Buying Organic Does Not Protect Against Food Borne Illness

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With food recalls such as this month’s massive nationwide egg recall and the latest Fresh Express lettuce recall hitting headlines, consumers are beginning to wonder about the safety of their food and how they can avoid becoming ill. Some may mistakenly believe that a switch to organic foods or local foods may help them avoid food-borne infections such as Salmonella and E.Coli. However, this is a myth – any food has the potential to be contaminated.

Food-borne illnesses affect about 76 million people each year. The bacterial contamination that leads to infection affects both small regional firms and massive international corporations. The most common bacterial contaminants are campylobacter, salmonella, and E.coli 0157:H7.

In an effort to reduce the incidence of food-borne illness, about 15 government agencies participate in regulatory requirements and inspection of food plants. The US Department of Agriculture inspects meat and poultry. The US Food and Drug Administration inspects most other foods. The USDA and FDA share responsibility for the regulation of eggs.

Meat and poultry risk food born illness, while organic spinach a source of E. coli

Meat and poultry top the US Centers for Disease Control and Prevention (CDC) list of foods most likely to cause food-borne illness causing about 1350 of the 21,000 illness reported in 2007. Leafy vegetables come in third, causing 590 illnesses.

Fresh, bagged organic spinach was identified as a source of a large E.coli outbreak in 2006. The product was packaged by Earthbound Farms and came from a California cattle ranch that leased land to vegetable growers. The spinach was not sold as organic, because the company was in a 36-month transition period to become a certified organic grower under California law (California organic laws are among the strictest in the United States.) However, the vegetables were grown using organic farming techniques, including the use of manure as fertilizer.

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Leafy greens such as spinach, swiss chard, and cabbage are the types of produce most susceptible to E.coli contamination because they are in direct contact with the soil. Washing vegetables before serving is very important, even if the package says that they were previously washed.

In the case of eggs, under a new ruling effective July 9, 2010 that strengthens FDA and USDA oversight, egg producers must maintain a written Salmonella Enteritidis prevention plan and must document their compliance. However, the rule only applies to large-scale egg producers with 50,000 or more laying hens. Those with less than 50,000 but at least 3,000 hens must comply by July 9, 2012. Producers who sell eggs directly to consumers or who have less than 3,000 hens are not covered by the ruling.

Organic eggs are produced by hens that are fed a special organic feed. The definition of organic depends upon the agency that defines it, but most organic eggs come from hens that are not given hormones, do not receive prophylactic antibiotics, and who eat a feed not treated with chemical pesticides or fertilizers. Unfortunately, organic eggs can become infected with Salmonella just as easily, and perhaps more so, as eggs produced by conventional farming methods.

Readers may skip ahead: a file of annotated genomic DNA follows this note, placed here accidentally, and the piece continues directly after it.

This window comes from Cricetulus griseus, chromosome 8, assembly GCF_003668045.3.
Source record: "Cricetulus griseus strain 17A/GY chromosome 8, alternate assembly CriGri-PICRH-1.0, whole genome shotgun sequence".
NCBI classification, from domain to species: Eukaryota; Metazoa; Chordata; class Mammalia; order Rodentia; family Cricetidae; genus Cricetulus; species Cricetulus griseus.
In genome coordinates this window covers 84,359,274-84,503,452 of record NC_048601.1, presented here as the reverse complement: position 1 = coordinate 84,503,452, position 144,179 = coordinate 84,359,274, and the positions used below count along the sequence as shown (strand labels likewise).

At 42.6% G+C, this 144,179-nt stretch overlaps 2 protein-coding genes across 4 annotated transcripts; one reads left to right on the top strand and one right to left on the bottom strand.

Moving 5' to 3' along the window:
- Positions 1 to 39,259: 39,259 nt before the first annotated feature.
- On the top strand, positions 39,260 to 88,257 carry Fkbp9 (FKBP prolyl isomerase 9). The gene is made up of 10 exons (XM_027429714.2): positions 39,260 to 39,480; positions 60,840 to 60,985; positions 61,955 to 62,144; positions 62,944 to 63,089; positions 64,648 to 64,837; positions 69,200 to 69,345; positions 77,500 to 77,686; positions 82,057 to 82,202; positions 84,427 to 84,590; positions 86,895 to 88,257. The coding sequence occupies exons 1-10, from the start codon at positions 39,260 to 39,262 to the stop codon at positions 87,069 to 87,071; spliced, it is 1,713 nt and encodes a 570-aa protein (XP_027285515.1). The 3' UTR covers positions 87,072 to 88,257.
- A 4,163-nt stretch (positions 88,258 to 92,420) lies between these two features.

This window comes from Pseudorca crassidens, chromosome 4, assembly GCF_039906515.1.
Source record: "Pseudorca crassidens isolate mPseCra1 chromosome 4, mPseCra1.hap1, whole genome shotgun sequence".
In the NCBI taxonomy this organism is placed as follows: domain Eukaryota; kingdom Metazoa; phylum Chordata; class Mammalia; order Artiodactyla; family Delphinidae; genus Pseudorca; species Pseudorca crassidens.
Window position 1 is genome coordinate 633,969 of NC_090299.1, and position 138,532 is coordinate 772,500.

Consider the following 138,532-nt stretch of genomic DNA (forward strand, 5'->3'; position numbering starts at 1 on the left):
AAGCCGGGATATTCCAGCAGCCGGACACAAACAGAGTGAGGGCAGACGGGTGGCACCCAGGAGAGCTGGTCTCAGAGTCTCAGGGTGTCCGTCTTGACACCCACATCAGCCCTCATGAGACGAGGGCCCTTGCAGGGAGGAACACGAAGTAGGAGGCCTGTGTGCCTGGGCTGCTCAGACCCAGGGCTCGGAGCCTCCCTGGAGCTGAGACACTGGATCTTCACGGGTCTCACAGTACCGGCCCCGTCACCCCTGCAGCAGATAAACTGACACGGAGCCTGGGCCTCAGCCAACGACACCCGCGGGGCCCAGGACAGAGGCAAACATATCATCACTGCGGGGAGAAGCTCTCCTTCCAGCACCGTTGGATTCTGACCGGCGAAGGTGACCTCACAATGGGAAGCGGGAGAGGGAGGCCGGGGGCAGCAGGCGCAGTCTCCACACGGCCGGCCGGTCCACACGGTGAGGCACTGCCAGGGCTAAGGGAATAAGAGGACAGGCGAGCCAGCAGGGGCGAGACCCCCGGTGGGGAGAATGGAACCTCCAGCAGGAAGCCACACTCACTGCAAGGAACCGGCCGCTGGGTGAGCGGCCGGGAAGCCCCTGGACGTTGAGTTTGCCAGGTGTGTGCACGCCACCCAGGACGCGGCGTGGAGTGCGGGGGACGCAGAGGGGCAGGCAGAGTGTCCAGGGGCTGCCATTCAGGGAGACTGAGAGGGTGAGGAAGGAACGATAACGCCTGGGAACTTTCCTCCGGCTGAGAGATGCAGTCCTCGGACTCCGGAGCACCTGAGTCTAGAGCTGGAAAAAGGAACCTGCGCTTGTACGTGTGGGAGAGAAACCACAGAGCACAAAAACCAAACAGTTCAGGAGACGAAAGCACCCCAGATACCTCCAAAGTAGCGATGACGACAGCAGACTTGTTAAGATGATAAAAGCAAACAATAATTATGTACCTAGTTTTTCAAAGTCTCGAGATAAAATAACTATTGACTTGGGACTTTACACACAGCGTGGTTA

Chickens become contaminated in many ways, including pecking at insects that pick up bacteria from the environment, pecking at droppings that carry germs or drinking contaminated water. Free-range chickens may have better living arrangements than traditional factory chickens, but they have a wider range of environment in which to pick up bacteria. In one study, free-range chickens had higher levels of PCB’s, organic chemicals linked to negative health effects in both animals and humans.

Eggs become contaminated when a hen contracts the salmonella enteritidis bacteria and it silently infects her ovaries, contaminating eggs even before the shell has formed.

Also consider that some food-borne illness takes place after harvest or when the food hits the stores. A grocery worker, for example, who has not practiced good hygiene can stock contaminated food and then cross-contaminate when handling another food – even an organic product. The same can happen in a home when raw meat comes in contact with fresh, ready-to-eat vegetables.

The bottom line is that both organic and conventional foods can become accidentally contaminated with bacteria. Consumers should take steps in their own homes to prevent the most common reasons for most food borne illnesses, such as proper hygiene and following recommended cooking and food storage guidelines.

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Comments

Many people raise poultry as back yard projects and may not have been aware of the dangers of organic eggs. This is a very helpful article Raising poultry is great, but the Animal and Plant Inspection Service (APHIS) of the USDA advises backyard farmers to take care in the raising of chickens and roosters. In addition to providing proper food and shelter for your birds, it’s also important to make sure they’re safe from predators and free from infectious diseases. To do so there are some simple steps that poultry raisers can take: Restrict access to your property and birds; Wash your hands with soap, water and disinfectant before and after working with your birds; Clean and disinfect your clothes, shoes, equipment and hands after handling your flock; Do not share tools or equipment with other owners Know the warning signs of bird diseases such as avian influenza (AI) and exotic Newcastle disease. Early detection is important and can help prevent their spread. For more information and to enter a contest on naming the Rooster mascot of APHIS, click here: http://healthybirds.aphis.usda.gov